U.S. stocks are moving in for the biggest weekly gain of the year so far, and oil is increasing at a healthy rate. The week saw a good recovery for most stocks, both in the U.S. and Europe. Even the markets are breaking records - the S&P 500 saw past-1400 levels at market close during the week, for the first time in the last four years. If this is not the right time for investing, few other times are.
I have not been writing Cramer articles for more than a month, but now is the right time to make note of a pro's thoughts on the stocks here, as well as add my own. The O-Metrix Scoring System is applied where possible. What follows is a fundamental analysis of these stocks from Cramer's Lightning Round:
Data from Finviz/Morningstar. You can download the O-Metrix calculator here.
Cramer believes that the split is going to "bring out a huge amount of value". The stock shows a trailing P/E ratio of 19.2, and a forward P/E ratio of 13.7. Estimated annualized EPS growth for the next five years is 9.1%. It sports a juicy dividend of 3.03%, while the profit margin is 6.5%.
While the stock was overbought two months ago, it has clearly gained a strong foothold at this level now. The Relative Strength Index (52.67%) is quite safe, and the indicators signal a strong upward movement. With a Beta value of 0.54, Kraft is one of the least volatile stocks in its industry. The debt-to equity ratio (0.6) is another green number for Kraft, well below the industry average of 1.1. Revenue and cash flow seems strong enough to handle a split. The company is also getting a $4 billion revolving credit line. Kraft is offering a generous return with negligible risk. I believe it's worth a shot. Based on these numbers, Kraft has an O-Metrix score of 3.68.
ConocoPhillips is another company to bring out significant value with its split, according to Cramer. The oil company is trading at a single-digit P/E ratio of 8.5, and a forward P/E ratio of 8.8. Five-year annualized EPS growth forecast is 5.12%. Profit margin (5.0%) is below the industry average of 7.8%, while dividend yield (3.45%) is satisfactory.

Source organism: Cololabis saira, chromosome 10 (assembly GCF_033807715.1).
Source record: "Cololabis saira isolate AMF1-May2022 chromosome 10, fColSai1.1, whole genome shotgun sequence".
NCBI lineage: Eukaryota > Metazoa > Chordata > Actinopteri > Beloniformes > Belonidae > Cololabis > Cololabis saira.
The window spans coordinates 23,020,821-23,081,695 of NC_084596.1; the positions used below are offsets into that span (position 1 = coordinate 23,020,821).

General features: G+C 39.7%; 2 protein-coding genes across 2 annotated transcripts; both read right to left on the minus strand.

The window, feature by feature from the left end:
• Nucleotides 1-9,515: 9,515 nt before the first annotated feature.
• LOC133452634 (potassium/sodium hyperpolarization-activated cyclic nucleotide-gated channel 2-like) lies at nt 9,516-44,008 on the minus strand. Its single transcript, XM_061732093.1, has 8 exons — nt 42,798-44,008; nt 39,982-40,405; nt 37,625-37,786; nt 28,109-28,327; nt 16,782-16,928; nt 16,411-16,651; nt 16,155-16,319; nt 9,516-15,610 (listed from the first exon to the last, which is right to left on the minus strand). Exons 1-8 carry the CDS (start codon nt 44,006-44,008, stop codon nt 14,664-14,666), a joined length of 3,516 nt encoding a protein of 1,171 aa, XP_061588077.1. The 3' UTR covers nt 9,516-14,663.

ConocoPhillips is an extremely undervalued stock, which has a fair value in the $135-$185 range. Although the company is heavily dependant on natural gas, a possible rise in natural gas prices can send COP's share price skyrocketing. The tension between the States and Iran is likely to heat up even more, which will keep oil and gas prices rising across the globe.
Iran is a key country for the oil market; therefore, holding some oil stocks should do fine. With an attractive dividend and upward potential, ConocoPhillips makes for a good bet. Insiders too prove me right here, having made transactions in the region of around 358% in the last six months. ConocoPhillips has an O-Metrix score of 4.95.
Wow, does Nokia still exist ? "Don't pull the trigger. They are getting their butts kicked by Apple (AAPL)," the Mad Money host said. Nokia is selling at a negative P/E ratio of -13.0, and a forward P/E ratio of 13.6. With a profit margin of -3.0%, it is surprising to see that Nokia is offering a 3.53% dividend.
I believe Nokia is giving it one hell of a fight out there in Finland, but it's obviously not enough. Earnings decreased by 244.15% this quarter, and 162.97% this year. All ROA, ROE, and ROI are below zero, as well as Simple-Moving Averages. Revenue and assets are suffering real badly. I am itching to give you some good news, since I was a big fan of Nokia phones before switching to the iPhone, but it is heart-breaking to see a once-great company melting down day by day.